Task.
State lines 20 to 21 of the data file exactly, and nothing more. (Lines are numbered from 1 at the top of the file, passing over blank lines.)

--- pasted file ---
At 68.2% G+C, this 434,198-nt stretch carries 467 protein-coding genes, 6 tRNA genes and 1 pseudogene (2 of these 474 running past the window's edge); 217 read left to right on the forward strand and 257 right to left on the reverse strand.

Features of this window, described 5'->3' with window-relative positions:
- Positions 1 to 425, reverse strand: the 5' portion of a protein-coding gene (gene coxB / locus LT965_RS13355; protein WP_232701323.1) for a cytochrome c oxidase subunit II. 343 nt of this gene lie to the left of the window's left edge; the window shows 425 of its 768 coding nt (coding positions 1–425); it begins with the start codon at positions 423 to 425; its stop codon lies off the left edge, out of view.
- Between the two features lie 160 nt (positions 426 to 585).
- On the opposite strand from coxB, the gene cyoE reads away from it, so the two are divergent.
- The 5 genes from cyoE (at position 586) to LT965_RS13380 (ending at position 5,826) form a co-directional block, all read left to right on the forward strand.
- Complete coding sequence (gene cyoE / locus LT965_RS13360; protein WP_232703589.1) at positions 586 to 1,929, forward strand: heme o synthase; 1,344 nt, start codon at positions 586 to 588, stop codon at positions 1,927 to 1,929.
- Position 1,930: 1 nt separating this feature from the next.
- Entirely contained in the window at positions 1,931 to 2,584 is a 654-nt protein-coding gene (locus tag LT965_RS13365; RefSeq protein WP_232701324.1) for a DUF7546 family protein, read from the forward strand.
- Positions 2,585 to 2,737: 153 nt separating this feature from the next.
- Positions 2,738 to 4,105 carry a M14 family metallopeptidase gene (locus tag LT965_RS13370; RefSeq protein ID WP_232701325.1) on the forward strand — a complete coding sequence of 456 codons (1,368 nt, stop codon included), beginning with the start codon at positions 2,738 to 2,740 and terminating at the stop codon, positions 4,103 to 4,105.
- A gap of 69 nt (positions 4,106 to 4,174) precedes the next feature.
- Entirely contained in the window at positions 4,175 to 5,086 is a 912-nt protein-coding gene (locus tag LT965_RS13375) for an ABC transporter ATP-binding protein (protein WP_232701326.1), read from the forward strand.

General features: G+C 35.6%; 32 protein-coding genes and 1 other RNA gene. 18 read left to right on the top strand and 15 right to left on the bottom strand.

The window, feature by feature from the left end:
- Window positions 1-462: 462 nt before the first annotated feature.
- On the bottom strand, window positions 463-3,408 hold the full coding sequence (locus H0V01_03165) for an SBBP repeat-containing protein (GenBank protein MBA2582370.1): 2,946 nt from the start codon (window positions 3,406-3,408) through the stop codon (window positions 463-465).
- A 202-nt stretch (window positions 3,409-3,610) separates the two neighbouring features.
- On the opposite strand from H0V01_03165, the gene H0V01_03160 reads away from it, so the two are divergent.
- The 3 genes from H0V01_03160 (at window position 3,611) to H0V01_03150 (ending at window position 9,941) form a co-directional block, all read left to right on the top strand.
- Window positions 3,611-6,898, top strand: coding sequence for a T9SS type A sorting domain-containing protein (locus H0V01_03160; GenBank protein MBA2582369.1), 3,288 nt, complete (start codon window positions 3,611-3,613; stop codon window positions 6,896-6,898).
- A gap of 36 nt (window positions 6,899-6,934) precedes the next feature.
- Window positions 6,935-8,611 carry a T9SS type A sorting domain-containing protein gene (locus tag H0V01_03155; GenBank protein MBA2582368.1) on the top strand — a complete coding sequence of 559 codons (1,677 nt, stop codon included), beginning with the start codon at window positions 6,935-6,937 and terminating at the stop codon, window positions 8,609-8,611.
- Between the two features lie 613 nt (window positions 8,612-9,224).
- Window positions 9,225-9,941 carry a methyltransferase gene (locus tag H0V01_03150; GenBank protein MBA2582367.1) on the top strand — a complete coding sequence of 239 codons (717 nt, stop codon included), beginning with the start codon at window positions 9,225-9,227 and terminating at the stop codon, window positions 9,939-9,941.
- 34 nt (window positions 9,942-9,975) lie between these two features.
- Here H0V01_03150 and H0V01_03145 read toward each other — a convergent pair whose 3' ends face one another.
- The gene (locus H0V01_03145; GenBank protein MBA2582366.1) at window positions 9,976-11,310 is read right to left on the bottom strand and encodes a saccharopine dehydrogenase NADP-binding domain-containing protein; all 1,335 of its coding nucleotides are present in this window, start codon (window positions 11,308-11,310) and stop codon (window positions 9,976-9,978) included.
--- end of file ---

- The 3 genes from H0V01_03160 (at window position 3,611) to H0V01_03150 (ending at window position 9,941) form a co-directional block, all read left to right on the top strand.
- Window positions 3,611-6,898, top strand: coding sequence for a T9SS type A sorting domain-containing protein (locus H0V01_03160; GenBank protein MBA2582369.1), 3,288 nt, complete (start codon window positions 3,611-3,613; stop codon window positions 6,896-6,898).